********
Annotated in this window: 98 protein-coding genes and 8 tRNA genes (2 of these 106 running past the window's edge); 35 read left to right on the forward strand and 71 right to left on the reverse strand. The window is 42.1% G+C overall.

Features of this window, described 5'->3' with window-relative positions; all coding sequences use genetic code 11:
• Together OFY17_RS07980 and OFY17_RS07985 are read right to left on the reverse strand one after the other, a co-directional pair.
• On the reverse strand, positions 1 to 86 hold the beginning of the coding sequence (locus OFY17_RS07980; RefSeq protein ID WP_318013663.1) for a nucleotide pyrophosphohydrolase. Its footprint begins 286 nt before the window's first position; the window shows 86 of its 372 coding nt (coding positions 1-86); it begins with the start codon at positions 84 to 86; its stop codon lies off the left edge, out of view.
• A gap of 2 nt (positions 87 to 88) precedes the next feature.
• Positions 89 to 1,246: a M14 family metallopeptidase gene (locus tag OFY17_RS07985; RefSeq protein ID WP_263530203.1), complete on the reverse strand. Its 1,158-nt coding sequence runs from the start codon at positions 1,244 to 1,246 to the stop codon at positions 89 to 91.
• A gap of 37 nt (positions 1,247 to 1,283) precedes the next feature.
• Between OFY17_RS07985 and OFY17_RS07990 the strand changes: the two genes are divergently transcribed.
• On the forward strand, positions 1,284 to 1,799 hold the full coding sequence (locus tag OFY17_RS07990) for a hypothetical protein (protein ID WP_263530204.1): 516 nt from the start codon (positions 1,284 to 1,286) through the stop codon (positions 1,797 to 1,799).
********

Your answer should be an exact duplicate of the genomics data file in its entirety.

Annotated in this window: 98 protein-coding genes and 8 tRNA genes (2 of these 106 running past the window's edge); 35 read left to right on the forward strand and 71 right to left on the reverse strand. The window is 42.1% G+C overall.

Features of this window, described 5'->3' with window-relative positions; all coding sequences use genetic code 11:
• Together OFY17_RS07980 and OFY17_RS07985 are read right to left on the reverse strand one after the other, a co-directional pair.
• On the reverse strand, positions 1 to 86 hold the beginning of the coding sequence (locus OFY17_RS07980; RefSeq protein ID WP_318013663.1) for a nucleotide pyrophosphohydrolase. Its footprint begins 286 nt before the window's first position; the window shows 86 of its 372 coding nt (coding positions 1-86); it begins with the start codon at positions 84 to 86; its stop codon lies off the left edge, out of view.
• A gap of 2 nt (positions 87 to 88) precedes the next feature.
• Positions 89 to 1,246: a M14 family metallopeptidase gene (locus tag OFY17_RS07985; RefSeq protein ID WP_263530203.1), complete on the reverse strand. Its 1,158-nt coding sequence runs from the start codon at positions 1,244 to 1,246 to the stop codon at positions 89 to 91.
• A gap of 37 nt (positions 1,247 to 1,283) precedes the next feature.
• Between OFY17_RS07985 and OFY17_RS07990 the strand changes: the two genes are divergently transcribed.
• On the forward strand, positions 1,284 to 1,799 hold the full coding sequence (locus tag OFY17_RS07990) for a hypothetical protein (protein ID WP_263530204.1): 516 nt from the start codon (positions 1,284 to 1,286) through the stop codon (positions 1,797 to 1,799).